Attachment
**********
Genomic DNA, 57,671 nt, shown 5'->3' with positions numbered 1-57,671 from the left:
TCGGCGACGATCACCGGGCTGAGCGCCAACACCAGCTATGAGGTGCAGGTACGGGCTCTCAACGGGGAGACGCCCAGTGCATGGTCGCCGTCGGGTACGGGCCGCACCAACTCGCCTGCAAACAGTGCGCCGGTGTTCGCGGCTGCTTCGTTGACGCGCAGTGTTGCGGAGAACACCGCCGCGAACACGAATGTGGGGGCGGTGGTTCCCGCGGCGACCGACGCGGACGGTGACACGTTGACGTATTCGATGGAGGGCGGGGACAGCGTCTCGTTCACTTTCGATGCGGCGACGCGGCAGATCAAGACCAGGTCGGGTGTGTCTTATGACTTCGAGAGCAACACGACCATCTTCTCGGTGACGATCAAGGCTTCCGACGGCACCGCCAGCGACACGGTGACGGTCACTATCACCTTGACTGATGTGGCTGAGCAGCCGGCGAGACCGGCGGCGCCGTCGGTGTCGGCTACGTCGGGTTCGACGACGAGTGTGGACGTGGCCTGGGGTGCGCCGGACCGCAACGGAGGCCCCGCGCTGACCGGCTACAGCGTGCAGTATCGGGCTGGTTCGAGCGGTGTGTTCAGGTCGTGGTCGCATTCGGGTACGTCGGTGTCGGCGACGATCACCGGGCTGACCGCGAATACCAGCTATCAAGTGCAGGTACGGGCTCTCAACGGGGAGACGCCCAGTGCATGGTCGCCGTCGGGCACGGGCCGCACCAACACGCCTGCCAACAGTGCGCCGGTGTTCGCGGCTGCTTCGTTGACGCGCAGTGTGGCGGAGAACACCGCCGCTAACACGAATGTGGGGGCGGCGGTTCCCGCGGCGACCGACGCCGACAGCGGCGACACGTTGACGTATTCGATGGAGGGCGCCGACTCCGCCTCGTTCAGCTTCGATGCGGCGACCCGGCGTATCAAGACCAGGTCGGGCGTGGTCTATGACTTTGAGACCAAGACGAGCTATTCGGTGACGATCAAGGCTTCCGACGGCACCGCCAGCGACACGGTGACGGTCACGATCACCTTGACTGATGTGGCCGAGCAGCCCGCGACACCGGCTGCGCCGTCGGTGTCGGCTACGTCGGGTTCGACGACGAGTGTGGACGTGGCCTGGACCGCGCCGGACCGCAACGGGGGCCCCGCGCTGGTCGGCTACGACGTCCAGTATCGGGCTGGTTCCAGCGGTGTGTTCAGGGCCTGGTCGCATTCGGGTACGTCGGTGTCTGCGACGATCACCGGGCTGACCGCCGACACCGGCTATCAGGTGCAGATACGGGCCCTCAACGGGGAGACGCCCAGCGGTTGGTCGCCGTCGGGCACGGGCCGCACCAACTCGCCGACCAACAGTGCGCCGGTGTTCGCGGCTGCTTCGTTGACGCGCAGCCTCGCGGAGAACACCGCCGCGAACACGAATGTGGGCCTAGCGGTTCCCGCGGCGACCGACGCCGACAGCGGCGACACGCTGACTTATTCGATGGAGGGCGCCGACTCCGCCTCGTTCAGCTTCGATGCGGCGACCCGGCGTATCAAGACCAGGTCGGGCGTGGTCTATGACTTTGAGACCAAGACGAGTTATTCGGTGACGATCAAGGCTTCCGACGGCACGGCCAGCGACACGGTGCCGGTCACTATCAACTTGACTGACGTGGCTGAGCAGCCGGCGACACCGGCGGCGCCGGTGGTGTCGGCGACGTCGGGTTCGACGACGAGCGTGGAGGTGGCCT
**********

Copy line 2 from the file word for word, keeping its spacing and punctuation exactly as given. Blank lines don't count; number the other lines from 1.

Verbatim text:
TCGGCGACGATCACCGGGCTGAGCGCCAACACCAGCTATGAGGTGCAGGTACGGGCTCTCAACGGGGAGACGCCCAGTGCATGGTCGCCGTCGGGTACGGGCCGCACCAACTCGCCTGCAAACAGTGCGCCGGTGTTCGCGGCTGCTTCGTTGACGCGCAGTGTTGCGGAGAACACCGCCGCGAACACGAATGTGGGGGCGGTGGTTCCCGCGGCGACCGACGCGGACGGTGACACGTTGACGTATTCGATGGAGGGCGGGGACAGCGTCTCGTTCACTTTCGATGCGGCGACGCGGCAGATCAAGACCAGGTCGGGTGTGTCTTATGACTTCGAGAGCAACACGACCATCTTCTCGGTGACGATCAAGGCTTCCGACGGCACCGCCAGCGACACGGTGACGGTCACTATCACCTTGACTGATGTGGCTGAGCAGCCGGCGAGACCGGCGGCGCCGTCGGTGTCGGCTACGTCGGGTTCGACGACGAGTGTGGACGTGGCCTGGGGTGCGCCGGACCGCAACGGAGGCCCCGCGCTGACCGGCTACAGCGTGCAGTATCGGGCTGGTTCGAGCGGTGTGTTCAGGTCGTGGTCGCATTCGGGTACGTCGGTGTCGGCGACGATCACCGGGCTGACCGCGAATACCAGCTATCAAGTGCAGGTACGGGCTCTCAACGGGGAGACGCCCAGTGCATGGTCGCCGTCGGGCACGGGCCGCACCAACACGCCTGCCAACAGTGCGCCGGTGTTCGCGGCTGCTTCGTTGACGCGCAGTGTGGCGGAGAACACCGCCGCTAACACGAATGTGGGGGCGGCGGTTCCCGCGGCGACCGACGCCGACAGCGGCGACACGTTGACGTATTCGATGGAGGGCGCCGACTCCGCCTCGTTCAGCTTCGATGCGGCGACCCGGCGTATCAAGACCAGGTCGGGCGTGGTCTATGACTTTGAGACCAAGACGAGCTATTCGGTGACGATCAAGGCTTCCGACGGCACCGCCAGCGACACGGTGACGGTCACGATCACCTTGACTGATGTGGCCGAGCAGCCCGCGACACCGGCTGCGCCGTCGGTGTCGGCTACGTCGGGTTCGACGACGAGTGTGGACGTGGCCTGGACCGCGCCGGACCGCAACGGGGGCCCCGCGCTGGTCGGCTACGACGTCCAGTATCGGGCTGGTTCCAGCGGTGTGTTCAGGGCCTGGTCGCATTCGGGTACGTCGGTGTCTGCGACGATCACCGGGCTGACCGCCGACACCGGCTATCAGGTGCAGATACGGGCCCTCAACGGGGAGACGCCCAGCGGTTGGTCGCCGTCGGGCACGGGCCGCACCAACTCGCCGACCAACAGTGCGCCGGTGTTCGCGGCTGCTTCGTTGACGCGCAGCCTCGCGGAGAACACCGCCGCGAACACGAATGTGGGCCTAGCGGTTCCCGCGGCGACCGACGCCGACAGCGGCGACACGCTGACTTATTCGATGGAGGGCGCCGACTCCGCCTCGTTCAGCTTCGATGCGGCGACCCGGCGTATCAAGACCAGGTCGGGCGTGGTCTATGACTTTGAGACCAAGACGAGTTATTCGGTGACGATCAAGGCTTCCGACGGCACGGCCAGCGACACGGTGCCGGTCACTATCAACTTGACTGACGTGGCTGAGCAGCCGGCGACACCGGCGGCGCCGGTGGTGTCGGCGACGTCGGGTTCGACGACGAGCGTGGAGGTGGCCT